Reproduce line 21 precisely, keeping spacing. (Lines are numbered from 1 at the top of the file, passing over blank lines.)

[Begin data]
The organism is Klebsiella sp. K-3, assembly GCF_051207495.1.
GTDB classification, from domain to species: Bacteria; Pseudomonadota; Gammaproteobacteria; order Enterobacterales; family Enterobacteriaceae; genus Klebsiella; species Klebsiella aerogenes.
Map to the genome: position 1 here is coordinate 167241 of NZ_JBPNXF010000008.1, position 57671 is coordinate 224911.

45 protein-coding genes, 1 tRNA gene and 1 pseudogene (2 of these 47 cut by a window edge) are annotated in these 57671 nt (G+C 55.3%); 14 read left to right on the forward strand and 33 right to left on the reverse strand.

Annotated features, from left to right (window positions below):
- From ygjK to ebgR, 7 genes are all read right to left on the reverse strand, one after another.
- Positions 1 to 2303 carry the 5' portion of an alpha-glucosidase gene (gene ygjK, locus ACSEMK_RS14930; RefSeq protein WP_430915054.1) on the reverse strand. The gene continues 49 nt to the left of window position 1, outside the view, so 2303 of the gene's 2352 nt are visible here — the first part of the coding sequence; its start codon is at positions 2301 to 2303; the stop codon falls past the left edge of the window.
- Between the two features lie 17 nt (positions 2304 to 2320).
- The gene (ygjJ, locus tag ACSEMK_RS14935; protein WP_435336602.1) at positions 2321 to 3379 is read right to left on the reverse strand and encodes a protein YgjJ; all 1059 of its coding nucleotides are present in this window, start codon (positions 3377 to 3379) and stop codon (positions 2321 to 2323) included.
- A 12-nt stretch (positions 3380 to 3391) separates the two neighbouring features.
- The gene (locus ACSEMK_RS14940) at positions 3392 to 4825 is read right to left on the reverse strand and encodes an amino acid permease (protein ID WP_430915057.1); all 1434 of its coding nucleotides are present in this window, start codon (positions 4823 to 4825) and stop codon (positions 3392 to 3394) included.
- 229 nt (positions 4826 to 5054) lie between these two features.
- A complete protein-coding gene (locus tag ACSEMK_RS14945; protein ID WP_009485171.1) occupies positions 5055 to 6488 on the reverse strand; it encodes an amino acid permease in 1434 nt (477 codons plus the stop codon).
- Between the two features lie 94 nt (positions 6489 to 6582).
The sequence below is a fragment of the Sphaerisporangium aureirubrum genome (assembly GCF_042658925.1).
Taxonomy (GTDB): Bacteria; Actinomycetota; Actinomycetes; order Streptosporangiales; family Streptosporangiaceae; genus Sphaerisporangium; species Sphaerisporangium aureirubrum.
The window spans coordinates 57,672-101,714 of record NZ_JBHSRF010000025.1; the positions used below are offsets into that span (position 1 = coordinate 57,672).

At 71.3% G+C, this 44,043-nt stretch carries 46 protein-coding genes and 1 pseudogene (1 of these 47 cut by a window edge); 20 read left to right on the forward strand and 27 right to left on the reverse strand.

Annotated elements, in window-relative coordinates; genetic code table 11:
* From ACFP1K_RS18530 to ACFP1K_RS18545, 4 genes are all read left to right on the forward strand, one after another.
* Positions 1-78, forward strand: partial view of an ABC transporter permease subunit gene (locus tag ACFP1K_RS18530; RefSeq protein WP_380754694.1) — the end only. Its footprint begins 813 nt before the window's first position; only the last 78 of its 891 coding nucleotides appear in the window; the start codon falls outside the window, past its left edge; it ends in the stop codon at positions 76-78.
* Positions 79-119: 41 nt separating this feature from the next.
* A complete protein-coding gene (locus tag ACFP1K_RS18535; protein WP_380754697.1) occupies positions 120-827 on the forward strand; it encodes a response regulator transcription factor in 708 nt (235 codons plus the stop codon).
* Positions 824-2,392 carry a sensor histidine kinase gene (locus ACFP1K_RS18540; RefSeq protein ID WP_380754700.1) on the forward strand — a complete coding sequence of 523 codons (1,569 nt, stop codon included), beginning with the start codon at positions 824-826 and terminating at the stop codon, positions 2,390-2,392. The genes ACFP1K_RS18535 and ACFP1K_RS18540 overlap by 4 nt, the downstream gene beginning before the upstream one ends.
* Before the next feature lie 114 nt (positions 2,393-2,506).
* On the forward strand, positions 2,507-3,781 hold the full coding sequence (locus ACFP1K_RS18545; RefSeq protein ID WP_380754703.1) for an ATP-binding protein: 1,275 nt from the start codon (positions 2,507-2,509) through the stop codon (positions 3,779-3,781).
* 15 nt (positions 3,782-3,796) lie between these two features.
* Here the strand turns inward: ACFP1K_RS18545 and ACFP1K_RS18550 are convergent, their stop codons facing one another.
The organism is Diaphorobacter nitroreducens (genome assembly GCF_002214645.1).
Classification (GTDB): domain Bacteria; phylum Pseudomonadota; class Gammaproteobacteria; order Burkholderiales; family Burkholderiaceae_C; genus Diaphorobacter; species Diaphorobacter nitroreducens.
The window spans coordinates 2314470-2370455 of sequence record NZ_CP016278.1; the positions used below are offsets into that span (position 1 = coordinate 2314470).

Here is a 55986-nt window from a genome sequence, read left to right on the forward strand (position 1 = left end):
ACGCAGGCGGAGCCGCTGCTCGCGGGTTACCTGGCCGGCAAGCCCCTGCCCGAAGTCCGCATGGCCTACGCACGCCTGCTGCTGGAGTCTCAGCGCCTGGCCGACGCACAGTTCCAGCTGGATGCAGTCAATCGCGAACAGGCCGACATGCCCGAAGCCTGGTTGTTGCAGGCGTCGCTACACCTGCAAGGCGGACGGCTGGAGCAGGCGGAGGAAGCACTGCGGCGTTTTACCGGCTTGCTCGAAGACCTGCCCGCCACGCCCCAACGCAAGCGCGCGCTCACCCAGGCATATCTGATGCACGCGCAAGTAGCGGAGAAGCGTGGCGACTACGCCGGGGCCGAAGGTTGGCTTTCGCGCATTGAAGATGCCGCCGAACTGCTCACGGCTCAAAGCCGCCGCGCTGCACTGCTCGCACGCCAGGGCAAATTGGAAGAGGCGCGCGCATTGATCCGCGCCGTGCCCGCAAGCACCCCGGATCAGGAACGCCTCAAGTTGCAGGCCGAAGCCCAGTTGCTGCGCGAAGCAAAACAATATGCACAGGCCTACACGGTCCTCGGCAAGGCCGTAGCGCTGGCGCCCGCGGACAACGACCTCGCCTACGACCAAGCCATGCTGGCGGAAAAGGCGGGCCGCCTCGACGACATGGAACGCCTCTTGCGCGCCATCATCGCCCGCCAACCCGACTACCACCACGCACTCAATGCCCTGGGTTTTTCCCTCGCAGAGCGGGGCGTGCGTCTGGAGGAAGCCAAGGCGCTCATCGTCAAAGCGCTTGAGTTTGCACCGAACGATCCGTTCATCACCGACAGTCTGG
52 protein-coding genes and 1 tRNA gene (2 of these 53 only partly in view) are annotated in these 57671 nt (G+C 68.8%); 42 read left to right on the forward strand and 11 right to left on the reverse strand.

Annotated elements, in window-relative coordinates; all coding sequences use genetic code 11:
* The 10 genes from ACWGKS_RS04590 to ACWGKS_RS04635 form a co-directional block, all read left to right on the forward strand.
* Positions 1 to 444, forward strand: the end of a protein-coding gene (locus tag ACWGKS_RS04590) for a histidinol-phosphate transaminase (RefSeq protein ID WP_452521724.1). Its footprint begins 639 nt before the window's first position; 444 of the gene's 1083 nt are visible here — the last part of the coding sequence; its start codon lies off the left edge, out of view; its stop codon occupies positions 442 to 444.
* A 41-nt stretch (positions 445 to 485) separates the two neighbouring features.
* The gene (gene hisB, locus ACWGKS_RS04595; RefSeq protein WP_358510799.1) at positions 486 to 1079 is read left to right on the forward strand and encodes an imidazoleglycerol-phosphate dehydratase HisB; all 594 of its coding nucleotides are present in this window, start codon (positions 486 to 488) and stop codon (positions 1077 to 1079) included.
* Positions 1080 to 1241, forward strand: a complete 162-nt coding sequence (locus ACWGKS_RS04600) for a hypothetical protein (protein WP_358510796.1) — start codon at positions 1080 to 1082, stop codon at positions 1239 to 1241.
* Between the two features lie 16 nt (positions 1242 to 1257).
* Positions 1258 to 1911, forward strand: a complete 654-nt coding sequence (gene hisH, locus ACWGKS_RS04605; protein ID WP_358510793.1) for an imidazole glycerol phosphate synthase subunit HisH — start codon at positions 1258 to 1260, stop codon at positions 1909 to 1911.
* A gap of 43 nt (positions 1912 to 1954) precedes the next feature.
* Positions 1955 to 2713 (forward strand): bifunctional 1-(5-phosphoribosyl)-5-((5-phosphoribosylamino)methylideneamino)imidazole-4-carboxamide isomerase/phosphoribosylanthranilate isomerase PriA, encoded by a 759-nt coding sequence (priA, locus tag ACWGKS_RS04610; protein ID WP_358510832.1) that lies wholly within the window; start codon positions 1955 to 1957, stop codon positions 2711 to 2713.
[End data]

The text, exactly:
* Positions 1-78, forward strand: partial view of an ABC transporter permease subunit gene (locus tag ACFP1K_RS18530; RefSeq protein WP_380754694.1) — the end only. Its footprint begins 813 nt before the window's first position; only the last 78 of its 891 coding nucleotides appear in the window; the start codon falls outside the window, past its left edge; it ends in the stop codon at positions 76-78.